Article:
Workplace Bullying: No fun for anyone!
Bullying a problem in many workplaces and appears to cross all industries and occupations. For instance, in a recent study, 18% of the 1728 New Zealand workers studied reported having been victims of bullying a work. So, how can you tell if you are being bullied? Or worse still, how can you tell if you are being a bully?
How can you spot a work bully?
Professor Robert Sutton of Stanford University outlines two tests that you can apply to tell if you suspect someone is acting like a bully:
- After talking to the person do you feel oppressed, humiliated, de-energized or belittled by that person? i.e. do you feel worse about yourself after your interaction?
- Does this person aim their venom at people who are “less powerful” rather than at those people who are more powerful?
Not all bullies do their damage through open rage and arrogance. Other tactics can also include:
- Spreading malicious rumours or insulting someone
- Copying emails about someone to others who do not need to know
- Overloading someone with work
- Making threats about job security
- Exclusing, victimizing or any unfair treatment
- Invading another person’s “personal territory”
- Uninvited physical contact
- Treating people as if they are invisible
Most of a bully’s attacks are directed at their subordinates (50% – 80%), or in some cases at their own co-workers, but very rarely at their superiors. Sutton also found that both men or women can be bullies. However it was clear that men were more likely to bully both men and women, whilst women were more likely to bully other women.
What damage can a bully create in the workplace?
Bullies can have a devastating effect on the workplace, especially staff morale. Put simply, being bullied is no fun. The following outcomes are consistently found in work environments where bullying is evident:
- The surrounding people are sapped of their energy and self esteem
- Higher rates of resignation are noticed
- There is often a greater conflict between work and family life for those being targeted
- Higher than normal levels of absenteeism are experienced
- A decrease in the commitment to work by staff
- Staff are less likely to report mistakes out of fear of being further bullied
- Staff are less willing to do extra work to help their organization when it is needed
- Staff are tense and therefore unable to relax, enjoy their work or have fun at work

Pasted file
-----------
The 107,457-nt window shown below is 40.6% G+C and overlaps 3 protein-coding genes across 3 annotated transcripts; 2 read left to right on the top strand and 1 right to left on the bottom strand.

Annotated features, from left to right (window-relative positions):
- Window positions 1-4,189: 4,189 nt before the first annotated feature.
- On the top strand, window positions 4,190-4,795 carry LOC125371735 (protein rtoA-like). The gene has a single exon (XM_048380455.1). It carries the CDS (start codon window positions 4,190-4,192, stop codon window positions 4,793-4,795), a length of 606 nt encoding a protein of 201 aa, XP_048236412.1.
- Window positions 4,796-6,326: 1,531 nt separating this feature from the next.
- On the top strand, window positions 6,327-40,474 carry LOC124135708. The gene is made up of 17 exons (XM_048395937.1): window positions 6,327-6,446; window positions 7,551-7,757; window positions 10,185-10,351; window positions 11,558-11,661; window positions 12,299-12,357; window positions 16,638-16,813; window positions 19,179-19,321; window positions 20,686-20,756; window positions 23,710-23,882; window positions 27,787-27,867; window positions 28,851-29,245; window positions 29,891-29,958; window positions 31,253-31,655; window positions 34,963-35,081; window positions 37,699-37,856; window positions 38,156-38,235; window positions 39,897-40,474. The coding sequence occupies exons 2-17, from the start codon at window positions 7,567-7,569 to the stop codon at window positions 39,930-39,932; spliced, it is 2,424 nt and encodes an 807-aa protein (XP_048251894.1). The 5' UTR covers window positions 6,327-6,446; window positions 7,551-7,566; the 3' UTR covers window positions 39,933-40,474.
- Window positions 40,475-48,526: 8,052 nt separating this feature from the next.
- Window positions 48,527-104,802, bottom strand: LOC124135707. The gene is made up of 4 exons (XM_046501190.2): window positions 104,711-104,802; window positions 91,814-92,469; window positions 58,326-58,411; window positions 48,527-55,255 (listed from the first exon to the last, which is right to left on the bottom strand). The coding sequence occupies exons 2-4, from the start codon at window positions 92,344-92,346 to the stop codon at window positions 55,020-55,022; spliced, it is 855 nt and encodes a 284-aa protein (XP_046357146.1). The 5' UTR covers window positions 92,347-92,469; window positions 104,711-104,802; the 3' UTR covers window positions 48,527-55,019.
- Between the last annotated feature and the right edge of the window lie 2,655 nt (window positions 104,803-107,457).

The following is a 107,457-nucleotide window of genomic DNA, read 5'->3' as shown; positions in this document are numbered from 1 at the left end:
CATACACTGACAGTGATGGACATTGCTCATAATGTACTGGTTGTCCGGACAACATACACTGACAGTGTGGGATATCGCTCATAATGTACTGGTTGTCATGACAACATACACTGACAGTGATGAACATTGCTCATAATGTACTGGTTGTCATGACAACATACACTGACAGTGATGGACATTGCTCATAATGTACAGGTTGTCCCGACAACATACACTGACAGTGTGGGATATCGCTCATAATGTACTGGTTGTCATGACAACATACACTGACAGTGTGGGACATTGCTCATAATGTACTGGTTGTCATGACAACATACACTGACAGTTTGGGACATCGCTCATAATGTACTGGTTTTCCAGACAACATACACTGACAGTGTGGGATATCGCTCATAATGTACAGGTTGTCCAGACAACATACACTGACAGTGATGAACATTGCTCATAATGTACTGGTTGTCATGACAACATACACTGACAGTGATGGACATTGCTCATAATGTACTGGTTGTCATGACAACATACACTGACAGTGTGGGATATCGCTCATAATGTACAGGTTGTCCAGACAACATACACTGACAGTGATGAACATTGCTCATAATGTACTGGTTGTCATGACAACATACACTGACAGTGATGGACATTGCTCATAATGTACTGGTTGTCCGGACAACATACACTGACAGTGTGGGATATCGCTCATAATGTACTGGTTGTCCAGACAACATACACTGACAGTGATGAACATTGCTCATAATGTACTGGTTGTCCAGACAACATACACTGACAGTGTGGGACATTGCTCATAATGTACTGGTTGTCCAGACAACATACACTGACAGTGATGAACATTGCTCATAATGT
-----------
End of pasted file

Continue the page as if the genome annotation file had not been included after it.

Can we be part of the bullying problem?
When we are placed under pressure, or our work environment encourages us to be the “best” and “most powerful” sort of people, then each one of us have the potential to be a “bully for a day.” We probably have all behaved that way sometimes and then regret the incident afterwards. We may even go as far as apologizing for our outburst. However if this behaviour becomes a habitual way of dealing with others at work, then we too may be on the way to becoming a work-place bully.
How can we stop ourselves from becoming a workplace bully?
Next time we engage with any of our subordinates or co-workers we could try the following two strategies:
- Imagine the subordinate or co-worker being the son, daughter or spouse (whichever is most appropriate) of your companies CEO. Then think how you would treat them.
- When the interaction is over ask yourself: “Will this person have gone away feeling better or worse about themselves?”
At the end of the day, the old Biblical golden rule of “Do unto others as you would have others do unto you” still applies, even in the modern business world.
Ross Thomson, a Director of Joyworkz Ltd.
Bently, T., Catley, B., Cooper-Thomas, H., Gardner, D., O’Driscoll, M. & Trenberth, L. (2009, December). Understanding Stress and Bullying in New Zealand Workplaces: Final report to OH&S Steering Committee. Massey University, The University of Auckland, The University of Waikato, Birbeck University of London.
Sutton, R. (2007). The No Asshole Rule – Building a Civilised Workplace and Surviving One That Isn’t. New York: Warner Business
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